31 May 2010

Japanese Souffle Cheesecake

Of all the cakes I have ever baked, this is the one most often requested by my daughters, aged 3 and 5. They call it the 'Marshmallow Cheesecake', because of its pillowy soft look and texture. Although I must hasten to add that it tastes nothing like a marshmallow. A cheesecake marshmallow would be awesome but also beyond my skills to conjure up at the moment.

I followed a recipe from one of my favourite bloggers, Auntie Lily of the "Lily's 'Wai Sek Hong'", blog, who always makes me feel like I am receiving secret cooking tips and instructions from my late grandmother, who was also a great cook.

But anyway I digress. I've made this cake many many times, and have learnt that the key to achieving a light texture lies in beating the egg whites correctly. The water bath is also essential, so that the cake will have a beautiful, crack-free surface.

One of the important adjustments that I made to the basic recipe, was to add cream of tartar to the egg whites while they are being beaten. This is to ensure that you do not overbeat the egg whites, as once you do, your cheesecake will rise phenomenally in the oven only to suddenly shrink and contract at the last stage of baking to become a sunken and dense little cake.

Although this cheesecake looks similar, it is different in texture from the Japanese cheesecakes sold at the malls and supermarkets (like Miki Ojisan) which are drier and more like very soft chiffons. This souffle Japanese cheesecake (which is essentially a type of foam cake) is much more moist and tender. Properly baked, it should have a cottony soft and melt-in-your-mouth texture.

My 3 year old Sugababe loves to eat these plain, cramming it into her mouth in quick succession (they are so light!). I, on the other hand, like to have these with Fragola Frabbri strawberries (Italian, and the best!) and a generous spoonful of its shiny syrup drizzled on top.

Recipe for Japanese Souffle Cheesecake

(slightly adapted from Lily's
Wai Sek Hong)


8" round cake tin

Plain cream cheese 225g,
fresh cream 50ml,
milk 100ml,
butter 80g,

Cornflour 25g,

milk 30ml
lemon juice 1 tbsp

Egg white 150g (about 6 egg whites)
cornflour 10g,

sugar 100g
Egg yolks 138g, (about 8 egg yolks)

1/2 teaspoon cream of tartar

butter and plain flour (for buttering the mould, if not non-stick).


1. Melt A. over a pan of simmering water until the mixture liquefies (stir every 3 minutes), use spatula to stir the mixture well. Let cool to room temperature.

2. Mix B. until cornflour dissolves and pours into A, stir until well-combined. Add in beaten yolks and strain the mixture.

3. Preheat oven to 150°C/300°F. Line bottom of mould with baking parchment paper. Butter the sides of the mould and coat it with plain flour, remove excess flour. If using non-stick mould, you can skip this buttering and flouring step. If using loose bottomed cake tin, cover the outside of the tin with 2 layers of aluminium foil to ensure that water from the water bath does not seep in.

4. In a clean bowl (make sure it is completely free of oil and water), beat the egg whites till foamy and in 1/2 teaspoon cream of tartar. When soft peaks form, add in sugar and cornflour mixture slowly, one tablesppon at a time, and beat until stiff glossy peaks form.

5. Take 1/3 of the egg white and stir into the cream cheese mixture to loosen the batter. Pour the remaining egg whites into the batter and quickly but gently fold in the egg whites. Ensure that the egg whites are folded in completely and that the batter is uniform in colour. However, do not over fold or the air in the egg whites will escape.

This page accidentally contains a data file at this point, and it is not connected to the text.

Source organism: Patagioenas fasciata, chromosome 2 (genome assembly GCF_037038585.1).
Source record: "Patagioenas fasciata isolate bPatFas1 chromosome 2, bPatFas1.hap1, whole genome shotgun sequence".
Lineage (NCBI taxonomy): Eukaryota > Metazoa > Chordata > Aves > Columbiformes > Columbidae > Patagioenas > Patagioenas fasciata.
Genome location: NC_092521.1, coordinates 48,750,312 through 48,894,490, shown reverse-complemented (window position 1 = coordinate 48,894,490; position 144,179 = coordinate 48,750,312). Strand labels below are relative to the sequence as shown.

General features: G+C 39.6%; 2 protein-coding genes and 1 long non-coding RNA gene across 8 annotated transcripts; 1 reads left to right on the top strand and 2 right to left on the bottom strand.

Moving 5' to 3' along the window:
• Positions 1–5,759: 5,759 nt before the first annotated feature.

6. Pour batter into cake tin. Sit the tin in a bigger mould or baking tray. Bake in a bain-marie (water-bath). Water must be boiling hot when poured into the baking tray or bigger mould. Water level should come up to ¾ of the height of the cake tin, at least half if you cannot manage ¾.

7. Put in oven and bake for about 25 minutes or when top is brown, reduce the heat to 125°C/260°F, continue to bake for another 1 hour or until a cake skewer comes out clean. (Mine took 1 hour 15 minutes). This cake doesn't dry easily, I would err on the side of a slightly longer rather than a shorter baking time. Let the cake cool in the cake tin and remove from tin when cooled and refrigerate (it’s ok to leave the cake in the tin and refrigerate)


  1. a lovely cheesecake, so well done.

  2. where do you get those strawberries? looks yummeh!

  3. wow EVERYTHING looks so absolutely yummy!

    Completely understand why Ewan's response to the supper question the other night was 'Are you cooking?'haha!

    And gorgeous pictures as well!

  4. @lily: Auntie Lily, coming from you, this means the world!!!! Thanks!! :)
    @Sandra: Yes they are super yummy, you can get them from Shermay's Cooking School. I like that you get a pretty jar to keep too.
    @Melissa: Thanks! Haha, next time make sure B lets me know in advance when you visit, so that I can save some dessert for you guys!

  5. This blew me away! My mouth is actually watering just looking at the photos. I can't wait to try it for my own little babes. Now, I'm off to do conversions and start baking. Lovely post.

  6. That looks so delicious. I love regular cheesecake and I love soft, fluffy cakes too. That makes this look like the best thing ever. I have to try it. A great post!

  7. wow, this sounds great. I love the texture of Japanese cheesecakes and now I can make my own. Thanks!



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